What’s on: Styx.

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Selma Willcocks meets Dan Sellick (Projects Producer) and Louis Brown (Head of Programming and Promotions) from performance space STYX. A spotlight article on the creatives of Tottenham’s Mill Co. Project.


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As I sat down in front of Dan and Louis at the bar of a bustling E1 eatery, I couldn’t help being a little disappointed that the backdrop for the interview wasn’t the very venue we were here to talk about: STYX.

I hope that many reading this article have already popped into the Ashley Road warehouse space, whether it be for an after work drink, a play (perhaps one from their recent uproarious 90s season) or a music event. This is essentially what what the performance collective RIFT, the people behind STYX, have been up to – putting on a variety of events to introduce their space to the community.

But there’s more coming up for this Mill Co. Project owned hub, much to my delight and I’m sure to yours too.

Dan, Louis and the team at Styx. Photo by André Ainsworth.

So how did it all start? Dan explained to me that after being offered the space on Christmas day 2014, RIFT went in and gutted it until it became a blank canvas, a setting where their famously experiential theatre could be sited.

The first show they put on was called ‘STYX’ “an audio-sensory experience where in the last moments of the show you’re wheeled out onto our river in a coffin”. What an image. STYX ultimately became the name of the venue and the start of this journey.

Dan describes RIFT as “the border guards between fact and fiction” which for me really rings true when you hear about STYX (the show) or if you dig deeper and uncover their past works like their famous overnight production of Macbeth in the Balfron Tower, and also the ambitious The Trial, which led the audience into one to one encounters with people from the Machine guiding them through various East London locations.

Once you have a space to make theatre, what follows? Well a bar was the obvious answer for the RIFT crew. It’s clear that whilst there’s no doubting the quality of the theatre they make, a bar serving cocktails out of a shipping container during the summer is going bring the crowds. And it does.

Outside at Styx. Photo by André Ainsworth.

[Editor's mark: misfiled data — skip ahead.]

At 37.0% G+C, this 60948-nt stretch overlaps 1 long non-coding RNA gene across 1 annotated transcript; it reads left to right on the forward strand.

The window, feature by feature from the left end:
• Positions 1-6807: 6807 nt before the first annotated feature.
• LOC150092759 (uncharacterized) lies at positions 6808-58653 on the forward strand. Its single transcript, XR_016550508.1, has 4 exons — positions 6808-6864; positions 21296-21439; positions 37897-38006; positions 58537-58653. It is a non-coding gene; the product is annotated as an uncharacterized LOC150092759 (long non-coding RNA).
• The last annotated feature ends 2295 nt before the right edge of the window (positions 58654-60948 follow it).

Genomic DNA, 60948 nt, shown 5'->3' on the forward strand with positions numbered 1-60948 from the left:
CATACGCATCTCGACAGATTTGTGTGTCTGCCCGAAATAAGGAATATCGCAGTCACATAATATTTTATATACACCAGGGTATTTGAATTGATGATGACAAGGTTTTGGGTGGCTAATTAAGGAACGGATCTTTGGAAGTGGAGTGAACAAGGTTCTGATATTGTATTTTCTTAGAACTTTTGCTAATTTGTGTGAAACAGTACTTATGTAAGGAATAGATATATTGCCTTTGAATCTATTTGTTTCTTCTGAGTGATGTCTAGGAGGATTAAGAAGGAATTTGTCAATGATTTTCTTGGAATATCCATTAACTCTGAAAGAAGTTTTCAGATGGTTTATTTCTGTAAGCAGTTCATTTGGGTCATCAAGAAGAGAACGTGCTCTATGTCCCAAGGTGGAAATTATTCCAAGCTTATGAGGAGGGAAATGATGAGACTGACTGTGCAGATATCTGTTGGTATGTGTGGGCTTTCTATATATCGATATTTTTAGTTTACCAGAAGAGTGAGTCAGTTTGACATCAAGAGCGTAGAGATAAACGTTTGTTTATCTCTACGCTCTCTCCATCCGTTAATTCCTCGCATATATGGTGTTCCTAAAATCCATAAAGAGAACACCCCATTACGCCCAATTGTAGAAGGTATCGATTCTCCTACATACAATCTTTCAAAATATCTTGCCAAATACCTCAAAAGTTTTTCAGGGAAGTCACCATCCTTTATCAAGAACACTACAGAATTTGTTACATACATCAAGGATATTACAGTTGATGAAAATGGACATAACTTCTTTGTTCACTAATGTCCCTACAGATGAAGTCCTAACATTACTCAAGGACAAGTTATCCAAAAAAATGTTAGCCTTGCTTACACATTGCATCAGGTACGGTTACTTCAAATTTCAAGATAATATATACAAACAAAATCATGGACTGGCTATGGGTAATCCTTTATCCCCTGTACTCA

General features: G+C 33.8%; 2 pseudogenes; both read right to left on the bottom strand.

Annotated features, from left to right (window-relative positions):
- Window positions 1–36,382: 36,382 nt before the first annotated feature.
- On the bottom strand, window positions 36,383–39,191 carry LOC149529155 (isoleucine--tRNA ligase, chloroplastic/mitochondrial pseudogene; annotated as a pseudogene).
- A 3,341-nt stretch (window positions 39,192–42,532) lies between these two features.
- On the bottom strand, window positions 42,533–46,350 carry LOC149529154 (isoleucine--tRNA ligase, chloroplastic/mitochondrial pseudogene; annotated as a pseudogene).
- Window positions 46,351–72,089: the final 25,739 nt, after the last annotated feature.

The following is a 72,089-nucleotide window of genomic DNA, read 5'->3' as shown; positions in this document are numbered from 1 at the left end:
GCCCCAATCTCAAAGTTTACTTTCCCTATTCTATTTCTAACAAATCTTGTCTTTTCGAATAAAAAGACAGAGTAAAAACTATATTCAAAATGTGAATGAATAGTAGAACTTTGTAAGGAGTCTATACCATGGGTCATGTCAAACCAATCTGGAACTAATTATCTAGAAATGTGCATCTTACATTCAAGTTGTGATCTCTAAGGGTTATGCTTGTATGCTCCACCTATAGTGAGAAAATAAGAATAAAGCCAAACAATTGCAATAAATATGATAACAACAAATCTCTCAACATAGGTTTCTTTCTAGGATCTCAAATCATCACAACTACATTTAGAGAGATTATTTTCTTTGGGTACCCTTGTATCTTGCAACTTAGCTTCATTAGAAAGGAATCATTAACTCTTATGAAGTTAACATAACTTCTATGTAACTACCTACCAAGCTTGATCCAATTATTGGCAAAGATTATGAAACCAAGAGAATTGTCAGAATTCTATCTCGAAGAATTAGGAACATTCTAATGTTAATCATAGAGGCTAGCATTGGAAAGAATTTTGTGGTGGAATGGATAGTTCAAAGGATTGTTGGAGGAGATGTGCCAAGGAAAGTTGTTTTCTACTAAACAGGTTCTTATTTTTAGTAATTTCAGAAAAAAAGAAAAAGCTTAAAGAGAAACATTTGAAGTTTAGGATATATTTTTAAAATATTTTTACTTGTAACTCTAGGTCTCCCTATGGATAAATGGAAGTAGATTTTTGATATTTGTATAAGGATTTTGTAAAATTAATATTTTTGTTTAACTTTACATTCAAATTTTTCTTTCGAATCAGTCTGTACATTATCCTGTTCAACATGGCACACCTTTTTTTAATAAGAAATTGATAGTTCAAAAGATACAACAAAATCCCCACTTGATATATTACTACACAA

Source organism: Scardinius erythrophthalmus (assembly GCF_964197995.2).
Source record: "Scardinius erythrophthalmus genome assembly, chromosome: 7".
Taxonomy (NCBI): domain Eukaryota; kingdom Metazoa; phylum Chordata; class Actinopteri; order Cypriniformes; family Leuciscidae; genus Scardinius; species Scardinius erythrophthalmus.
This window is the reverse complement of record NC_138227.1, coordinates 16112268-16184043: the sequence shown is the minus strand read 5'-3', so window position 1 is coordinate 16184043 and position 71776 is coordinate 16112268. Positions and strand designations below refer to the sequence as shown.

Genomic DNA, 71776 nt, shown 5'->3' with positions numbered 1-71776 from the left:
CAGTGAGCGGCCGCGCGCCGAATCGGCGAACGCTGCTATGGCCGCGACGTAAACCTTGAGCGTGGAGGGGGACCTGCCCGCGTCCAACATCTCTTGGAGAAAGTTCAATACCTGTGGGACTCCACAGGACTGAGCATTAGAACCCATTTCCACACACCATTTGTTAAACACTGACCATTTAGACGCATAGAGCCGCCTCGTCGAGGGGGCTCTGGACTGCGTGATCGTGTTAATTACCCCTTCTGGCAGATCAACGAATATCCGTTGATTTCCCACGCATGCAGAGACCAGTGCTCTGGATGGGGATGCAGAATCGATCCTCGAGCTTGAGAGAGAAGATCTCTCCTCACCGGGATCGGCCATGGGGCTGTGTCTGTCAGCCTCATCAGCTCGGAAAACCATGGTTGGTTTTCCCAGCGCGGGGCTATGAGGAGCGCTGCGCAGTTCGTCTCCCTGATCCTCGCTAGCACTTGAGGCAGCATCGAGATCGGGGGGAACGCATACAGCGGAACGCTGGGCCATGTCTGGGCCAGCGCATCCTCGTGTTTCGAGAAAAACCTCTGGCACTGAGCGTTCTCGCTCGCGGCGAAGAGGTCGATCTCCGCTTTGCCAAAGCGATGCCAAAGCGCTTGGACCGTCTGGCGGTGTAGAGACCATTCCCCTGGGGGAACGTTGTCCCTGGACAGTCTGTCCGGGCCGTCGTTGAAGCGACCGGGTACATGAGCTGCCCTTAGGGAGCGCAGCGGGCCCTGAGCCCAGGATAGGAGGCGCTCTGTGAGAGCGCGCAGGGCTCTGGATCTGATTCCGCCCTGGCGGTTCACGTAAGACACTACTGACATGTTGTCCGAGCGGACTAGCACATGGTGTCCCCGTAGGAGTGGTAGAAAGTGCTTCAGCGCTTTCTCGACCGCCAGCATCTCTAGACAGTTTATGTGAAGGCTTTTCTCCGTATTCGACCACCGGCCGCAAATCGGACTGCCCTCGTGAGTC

Louis says “it really feels like it developed organically” into what now might be called a focal point of Tottenham Hale.

Tottenham Hale is jokingly referred to as “immersive avenue”. This description is strikingly accurate, as you’ll see by my past conversations with Block9 and Punchdrunk,  who bring immersive installations and theatre to large audiences.  The consensus with both these organisations is that STYX is the place to be if you’re a Tottenham-based creative.

The bar inside and the space used for the productions. Photo by André Ainsworth.

This collaborative feeling has been in part instilled by LIFT, a biennial international festival of theatre, who, like STYX, also have been name dropped on every step of my Mill Co. journey. LIFT run artist hangouts for Tottenham residents. “It’s a really nice evening with people from the area creating work, and everyone asking ‘how can I help? how do I get involved?’”  says Dan.

Dan and Louis themselves were keen to big up the programme at Bernie Grants Centre. It’s clear that the love is strong between the cultural makers in Tottenham, with collaboration taking precedence over competition at every turn, with the shared aim to serve the community and develop Tottenham’s offer as a cultural destination.

Asking “how can I help? how do I get involved?” seems to me where RIFT started. Flinging open the STYX doors to great ideas and creative people. Whether it’s Soho Theatre taking over for a 6-week run of Karagula, or JME performing as part of a music event across the capital, STYX was the host with the most. But what’s very exciting is that now we’ll be getting a more programmed space to really get that STYX feeling.

The set for The Skriker. Photo by André Ainsworth.

I was curious to know how their first dedicated season of STYX programming (their 90s season of plays, talks, live music, a residency and club nights) went.

“The season was a massive success, we sold out Blasted, got four stars from the Guardian for Normal and Caryl Churchill enjoyed our version of The Skriker so much she came twice. Having so much positive energy coming in for each different event was really rewarding. For me a real highlight was our residency programme which culminated with three nights of rehearsed readings at STYX. There was so much talent on display each night,” explains Louis.

Looking forward, what can we expect? Louis and the rest of the guys from RIFT are deep in evaluation so they can offer us another successful themed season of plays and parties this Autumn with a guaranteed “new batch of artists at the helm”.

But in the meantime there’s lots at STYX to get your teeth into.

Some of the tipples to be enjoyed at Styx. The Skriker

This Bank Holiday Sunday, Styx hosts the North London Carnival – a rum-fuelled day and night party with a strong selecta line up.

Other events to keep your eye on include the Black Lives Matter Fundraiser dance party on 12th May and the new monthly series summer parties, dansa Selecta Sundays, which kick off on 14th May. Expect music, freshly made rotis from Island Social Club, locally brewed beers and hopefully some glorious rays of sunshine (although they can’t promise that).

These just scratch the surface of what will be an immense summer at STYX. Get yourselves down.

Words: Selma Willcocks
Photos: André Ainsworth

Styx, 5 Ashley Road, Tottenham, N17 9LJhttp://www.styx.space/. Like Styx on Facebook for up to date information on their events.

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